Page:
The number of augmented reality campaigns launched this week alone is, to the best of our knowledge, well into the double-digits.” Contagious via Twitter
I’ve been meaning to post this since last week, after I saw the Eminem augmented reality execution and thought “I have a bad feeling about this”. Ilya from AdLab has since beaten me to the punch, and as I doubt we’re the only two people sharing these concerns right now, I think it’s worth helping hammer this message home as our industry struggles to be taken seriously and move towards delivering real value.
Let’s first be clear that Augmented Reality is going to be pervasive. It’s not a gimmick, it’s a long-standing concept that is just now becoming a consumer reality.
It’s a catch phrase that seems to be covering a lot of territory right now, but I think the key is the blending of physical and virtual environments in a useful way. That’s the “augmented” part of the reality, it’s enhancing your physical world with a layer of information-based or experiential value.
The concept has been around for ages, at least as long as Arnie’s HUD display in “The Terminator”.
But now we’re starting to see real, consumer-focused practical applications such as this ING Google Android application. It not only helps you find the nearest ATM, it shows you visually how to get there, even showing where you need to take the first steps in the right direction.
You can imagine thousands of useful applications for this. But before we get ahead of ourselves, it’s worth having a quick refresher on the Gartner Hype Cycle, introduced in 1995 and still going strong fourteen years later:
Here’s Gartner’s description of the first two phases:
1. “Technology Trigger”
The first phase of a Hype Cycle is the “technology trigger” or breakthrough, product launch or other event that generates significant press and interest.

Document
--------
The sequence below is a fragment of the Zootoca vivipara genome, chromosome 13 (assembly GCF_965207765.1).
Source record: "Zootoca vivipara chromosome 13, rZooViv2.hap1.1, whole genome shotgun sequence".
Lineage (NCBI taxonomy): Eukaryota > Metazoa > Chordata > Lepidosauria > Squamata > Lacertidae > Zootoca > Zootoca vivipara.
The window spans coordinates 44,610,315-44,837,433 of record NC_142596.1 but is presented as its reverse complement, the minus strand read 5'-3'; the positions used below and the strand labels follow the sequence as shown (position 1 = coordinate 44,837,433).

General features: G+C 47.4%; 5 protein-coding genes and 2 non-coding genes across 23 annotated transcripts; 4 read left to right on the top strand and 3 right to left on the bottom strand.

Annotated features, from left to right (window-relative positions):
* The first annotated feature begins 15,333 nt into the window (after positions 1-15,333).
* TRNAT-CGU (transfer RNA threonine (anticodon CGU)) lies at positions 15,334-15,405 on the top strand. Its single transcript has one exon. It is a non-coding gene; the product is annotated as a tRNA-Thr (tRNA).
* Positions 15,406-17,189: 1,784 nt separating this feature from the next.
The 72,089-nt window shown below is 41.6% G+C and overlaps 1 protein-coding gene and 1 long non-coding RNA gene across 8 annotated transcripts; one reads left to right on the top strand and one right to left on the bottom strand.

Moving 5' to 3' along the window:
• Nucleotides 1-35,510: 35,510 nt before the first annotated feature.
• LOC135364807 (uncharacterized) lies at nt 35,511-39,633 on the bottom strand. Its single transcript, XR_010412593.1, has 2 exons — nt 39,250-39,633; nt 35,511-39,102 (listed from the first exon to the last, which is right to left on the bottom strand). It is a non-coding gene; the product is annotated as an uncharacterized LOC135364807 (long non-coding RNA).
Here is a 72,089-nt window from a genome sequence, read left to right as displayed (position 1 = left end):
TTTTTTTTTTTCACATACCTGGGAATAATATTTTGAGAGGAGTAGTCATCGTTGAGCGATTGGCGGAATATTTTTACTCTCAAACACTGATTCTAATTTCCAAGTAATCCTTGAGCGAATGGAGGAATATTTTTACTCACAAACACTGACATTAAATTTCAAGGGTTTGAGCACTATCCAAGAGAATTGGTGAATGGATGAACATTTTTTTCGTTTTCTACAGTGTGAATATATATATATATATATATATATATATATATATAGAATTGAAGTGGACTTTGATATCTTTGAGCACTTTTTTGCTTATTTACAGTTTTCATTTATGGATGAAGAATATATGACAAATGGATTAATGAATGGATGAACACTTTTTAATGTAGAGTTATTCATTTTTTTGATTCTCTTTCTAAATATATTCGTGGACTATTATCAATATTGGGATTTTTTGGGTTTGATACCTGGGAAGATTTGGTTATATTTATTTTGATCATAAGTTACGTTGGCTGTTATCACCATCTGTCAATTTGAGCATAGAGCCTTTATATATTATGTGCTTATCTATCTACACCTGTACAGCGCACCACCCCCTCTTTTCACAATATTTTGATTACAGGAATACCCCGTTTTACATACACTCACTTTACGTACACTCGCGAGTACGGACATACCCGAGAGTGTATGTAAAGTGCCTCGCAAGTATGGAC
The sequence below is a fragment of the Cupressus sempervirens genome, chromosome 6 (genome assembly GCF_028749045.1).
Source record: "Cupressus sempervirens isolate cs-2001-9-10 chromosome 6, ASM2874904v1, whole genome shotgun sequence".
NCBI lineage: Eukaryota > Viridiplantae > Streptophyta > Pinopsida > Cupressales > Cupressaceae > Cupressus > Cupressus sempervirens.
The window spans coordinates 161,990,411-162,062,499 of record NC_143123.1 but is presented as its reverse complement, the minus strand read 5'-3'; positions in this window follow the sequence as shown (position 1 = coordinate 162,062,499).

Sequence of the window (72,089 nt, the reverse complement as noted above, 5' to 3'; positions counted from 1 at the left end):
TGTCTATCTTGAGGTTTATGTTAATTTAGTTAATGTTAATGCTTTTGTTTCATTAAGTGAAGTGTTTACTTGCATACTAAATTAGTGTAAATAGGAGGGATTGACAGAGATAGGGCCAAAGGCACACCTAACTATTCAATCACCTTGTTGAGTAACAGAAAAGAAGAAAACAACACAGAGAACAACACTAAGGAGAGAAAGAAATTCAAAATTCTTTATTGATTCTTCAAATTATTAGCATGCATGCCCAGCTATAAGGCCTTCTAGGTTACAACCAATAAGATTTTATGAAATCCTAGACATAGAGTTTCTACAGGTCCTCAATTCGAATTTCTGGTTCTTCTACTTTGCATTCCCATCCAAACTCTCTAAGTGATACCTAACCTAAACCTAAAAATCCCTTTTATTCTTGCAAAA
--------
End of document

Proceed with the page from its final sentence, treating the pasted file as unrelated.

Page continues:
2. “Peak of Inflated Expectations”
In the next phase, a frenzy of publicity typically generates over-enthusiasm and unrealistic expectations. There may be some successful applications of a technology, but there are typically more failures.
Augmented Reality is in the process of transitioning from #1 to #2, in record time. Which leads us, unfortunately, to stage #3.
3. “Trough of Disillusionment”
Technologies enter the “trough of disillusionment” because they fail to meet expectations and quickly become unfashionable. Consequently, the press usually abandons the topic and the technology.
And that was, and two years later still is, the fate of Second Life.
Marketers who didn’t understand virtual worlds rushed in and did all sorts of wasteful things, either out of fear of being left behind or out of greed to grab a few the nuggets from the publicity gold rush.
Unsurprisingly, the bubble burst due to the lack of any consideration for ROI or even whether the applications made any sense at all. And now, virtual worlds have been written off by many in the industry, without any real consideration as to the massive marketing potential of virtual worlds for many brands. Which is a shame, as that makes it a waste on two levels, as well as a scar on our industry’s reputation.
So are we about to do this all over again with augmented reality?
As our techno-savvy friends in Radiohead sang, we do it to ourselves and that’s why it really hurts.
The good news is that ultimately, useful technologies and innovations survive and prosper. And it’s the companies that really take the time to think about how to make them work rather than jumping on the bandwagon that come out on top.
4. “Slope of Enlightenment”
Although the press may have stopped covering the technology, some businesses continue through the “slope of enlightenment” and experiment to understand the benefits and practical application of the technology.
5. “Plateau of Productivity”
A technology reaches the “plateau of productivity” as the benefits of it become widely demonstrated and accepted. The technology becomes increasingly stable and evolves in second and third generations. The final height of the plateau varies according to whether the technology is broadly applicable or benefits only a niche market.
So how about we agree here and now not to overhype augmented reality, and instead only focus on truly useful applications of the technology, shying away from pointless gimmicks only really intended for trade press anyway.
Ahh well, worth a shot. Please resume your regularly scheduled PR activity…
UPDATE: More thoughts on the subject of AR and value from Martina at Adverblog along with an interesting example from Brazil. The QR code comparison is spot on. The promise of the technology is there, but it’s all too easy to get caught up in the hype.